ATHENS, Greece (AP) — Greece’s foreign minister traveled to Vienna Friday for urgent talks with his European Union counterparts and Secretary of State Mike Pompeo on military tensions with Turkey, as the Greek and Turkish navies continued a game of brinkmanship over eastern Mediterranean drilling rights.
Nikos Dendias was due to meet Pompeo and Austrian Foreign Minister Alexander Schallenberg, with whom he will also participate in the emergency meeting of EU foreign ministers held by video conference and chaired by the 27-country bloc’s foreign policy chief Josep Borrell.
Athens is seeking backing and potential EU sanctions from its partners in the dispute with neighboring Turkey, which comes weeks after a similar confrontation was defused with the intercession of German Chancellor Angela Merkel.
So far, only France has responded, pledging to boost its military presence in the eastern Mediterranean and sending two warships to the area Thursday for joint drills with the Greek navy. France also deployed two fighter planes to the southern Greek island of Crete. French relations with Turkey are already bad over Ankara’s involvement in Libya’s civil war.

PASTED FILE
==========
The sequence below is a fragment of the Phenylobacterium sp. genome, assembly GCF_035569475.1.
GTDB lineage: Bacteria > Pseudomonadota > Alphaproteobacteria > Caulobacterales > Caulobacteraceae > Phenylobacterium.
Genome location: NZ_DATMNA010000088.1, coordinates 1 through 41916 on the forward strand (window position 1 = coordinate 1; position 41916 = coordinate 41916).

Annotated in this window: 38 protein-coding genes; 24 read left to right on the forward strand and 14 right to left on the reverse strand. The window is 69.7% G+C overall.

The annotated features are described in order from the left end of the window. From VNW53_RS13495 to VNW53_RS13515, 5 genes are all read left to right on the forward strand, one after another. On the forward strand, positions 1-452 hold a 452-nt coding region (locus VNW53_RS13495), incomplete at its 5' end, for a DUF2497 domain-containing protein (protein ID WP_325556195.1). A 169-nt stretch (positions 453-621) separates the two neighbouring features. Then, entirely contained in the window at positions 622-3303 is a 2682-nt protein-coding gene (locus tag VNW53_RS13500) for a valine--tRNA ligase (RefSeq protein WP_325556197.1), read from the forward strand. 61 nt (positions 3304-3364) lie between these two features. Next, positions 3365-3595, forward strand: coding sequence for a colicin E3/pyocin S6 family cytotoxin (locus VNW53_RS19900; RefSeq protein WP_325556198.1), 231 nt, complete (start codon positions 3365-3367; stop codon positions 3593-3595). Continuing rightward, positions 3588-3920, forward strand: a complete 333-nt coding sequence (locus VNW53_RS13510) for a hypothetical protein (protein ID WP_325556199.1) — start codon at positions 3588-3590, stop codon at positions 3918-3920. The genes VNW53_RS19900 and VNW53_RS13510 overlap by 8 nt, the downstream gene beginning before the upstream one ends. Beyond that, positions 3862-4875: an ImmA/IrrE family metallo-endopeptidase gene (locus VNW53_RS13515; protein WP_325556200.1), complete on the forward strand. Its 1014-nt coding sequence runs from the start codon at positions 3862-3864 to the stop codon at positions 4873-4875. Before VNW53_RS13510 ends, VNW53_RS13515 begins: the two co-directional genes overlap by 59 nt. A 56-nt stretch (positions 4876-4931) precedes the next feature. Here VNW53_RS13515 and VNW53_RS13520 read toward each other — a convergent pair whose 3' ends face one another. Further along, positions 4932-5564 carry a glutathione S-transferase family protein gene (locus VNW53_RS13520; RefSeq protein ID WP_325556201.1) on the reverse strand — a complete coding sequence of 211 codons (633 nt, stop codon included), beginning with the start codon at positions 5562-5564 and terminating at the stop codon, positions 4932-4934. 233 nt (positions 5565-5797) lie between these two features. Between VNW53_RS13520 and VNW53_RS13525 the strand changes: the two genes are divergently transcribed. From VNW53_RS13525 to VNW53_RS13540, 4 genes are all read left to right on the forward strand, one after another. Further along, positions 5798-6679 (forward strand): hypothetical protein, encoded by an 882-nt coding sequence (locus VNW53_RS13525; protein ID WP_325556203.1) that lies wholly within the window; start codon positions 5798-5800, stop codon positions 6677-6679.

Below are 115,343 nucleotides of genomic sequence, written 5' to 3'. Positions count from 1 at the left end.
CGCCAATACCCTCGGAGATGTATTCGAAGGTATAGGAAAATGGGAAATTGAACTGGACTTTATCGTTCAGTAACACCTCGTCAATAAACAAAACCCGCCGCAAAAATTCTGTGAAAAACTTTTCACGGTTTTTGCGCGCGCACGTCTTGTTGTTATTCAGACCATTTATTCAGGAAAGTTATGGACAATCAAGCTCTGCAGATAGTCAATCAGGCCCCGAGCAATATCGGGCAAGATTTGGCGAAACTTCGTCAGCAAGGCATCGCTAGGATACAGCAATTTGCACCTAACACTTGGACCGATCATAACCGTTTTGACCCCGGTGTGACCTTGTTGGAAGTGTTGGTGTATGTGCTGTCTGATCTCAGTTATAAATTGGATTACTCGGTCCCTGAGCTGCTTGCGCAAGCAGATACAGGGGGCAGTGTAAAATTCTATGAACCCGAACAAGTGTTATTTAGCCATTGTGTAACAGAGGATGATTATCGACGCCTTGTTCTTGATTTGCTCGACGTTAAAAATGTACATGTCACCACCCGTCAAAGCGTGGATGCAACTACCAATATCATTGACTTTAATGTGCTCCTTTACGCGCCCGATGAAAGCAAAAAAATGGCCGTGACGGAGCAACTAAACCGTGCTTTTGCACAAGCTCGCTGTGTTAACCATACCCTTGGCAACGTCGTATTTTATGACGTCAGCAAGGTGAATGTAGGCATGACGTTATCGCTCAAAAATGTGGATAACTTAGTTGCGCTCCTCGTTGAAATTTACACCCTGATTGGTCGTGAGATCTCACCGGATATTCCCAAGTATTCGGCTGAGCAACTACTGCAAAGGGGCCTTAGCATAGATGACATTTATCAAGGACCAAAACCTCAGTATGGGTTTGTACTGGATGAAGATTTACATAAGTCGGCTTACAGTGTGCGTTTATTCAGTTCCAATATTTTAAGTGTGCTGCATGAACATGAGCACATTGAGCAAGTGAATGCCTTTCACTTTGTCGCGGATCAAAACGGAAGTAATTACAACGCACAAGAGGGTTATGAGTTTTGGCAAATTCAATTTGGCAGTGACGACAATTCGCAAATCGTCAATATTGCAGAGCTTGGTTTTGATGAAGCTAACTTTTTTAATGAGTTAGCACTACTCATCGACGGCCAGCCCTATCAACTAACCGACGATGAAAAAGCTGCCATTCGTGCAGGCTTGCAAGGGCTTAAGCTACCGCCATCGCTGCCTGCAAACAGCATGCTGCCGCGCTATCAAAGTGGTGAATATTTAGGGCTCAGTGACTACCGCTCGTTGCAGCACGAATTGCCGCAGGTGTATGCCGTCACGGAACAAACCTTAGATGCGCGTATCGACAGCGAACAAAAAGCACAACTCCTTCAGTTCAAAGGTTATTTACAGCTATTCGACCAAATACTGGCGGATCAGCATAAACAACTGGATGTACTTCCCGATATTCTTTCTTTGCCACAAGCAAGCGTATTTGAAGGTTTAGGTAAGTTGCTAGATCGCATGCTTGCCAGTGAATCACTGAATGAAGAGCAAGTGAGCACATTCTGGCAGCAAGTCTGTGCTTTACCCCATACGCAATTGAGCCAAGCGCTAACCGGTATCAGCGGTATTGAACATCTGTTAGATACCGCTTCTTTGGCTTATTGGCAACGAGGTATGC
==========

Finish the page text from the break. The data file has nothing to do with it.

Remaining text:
Relations between historic regional rivals — and nominal NATO allies — Greece and Turkey have hit a more than two-decade low after Turkey sent a seismic research ship, escorted by warships, to prospect Monday for potential offshore oil and gas in waters Athens claims as its own.
Greece placed its armed forces on high alert and sent warships to the spot, south of Turkey between Crete and the island nation of Cyprus, demanding the vessels’ withdrawal. Turkey claims it has every right to prospect in the area, as well as in neighboring waters Cyprus considers its own, after the discovery of large offshore gas deposits in recent years off Israel, Egypt and Cyprus.
The governments in Athens and Ankara have spoken of the need for peaceful dialogue, though it’s unclear how that could happen with each insisting that they will defend their rights. Meanwhile, with the warships dancing about each other in a relatively small patch of the eastern Mediterranean, there’s a real danger of rapid escalation in the case of an accidental collision or hostile act.
On Thursday, Turkish President Recep Tayyip Erdogan cryptically implied that his country had responded to an incident involving the Turkish research ship Oruc Reis.
“We have said, ‘Do not attack our Oruc Reis. If you do, you will pay a heavy price.’ And today, they got their first response,” Erdogan said.
Greek officials said they were unaware of any incident Thursday, and the Foreign Ministry said Dendias would brief his EU partners from Vienna on “the true events during recent days concerning operational incidents in the area.”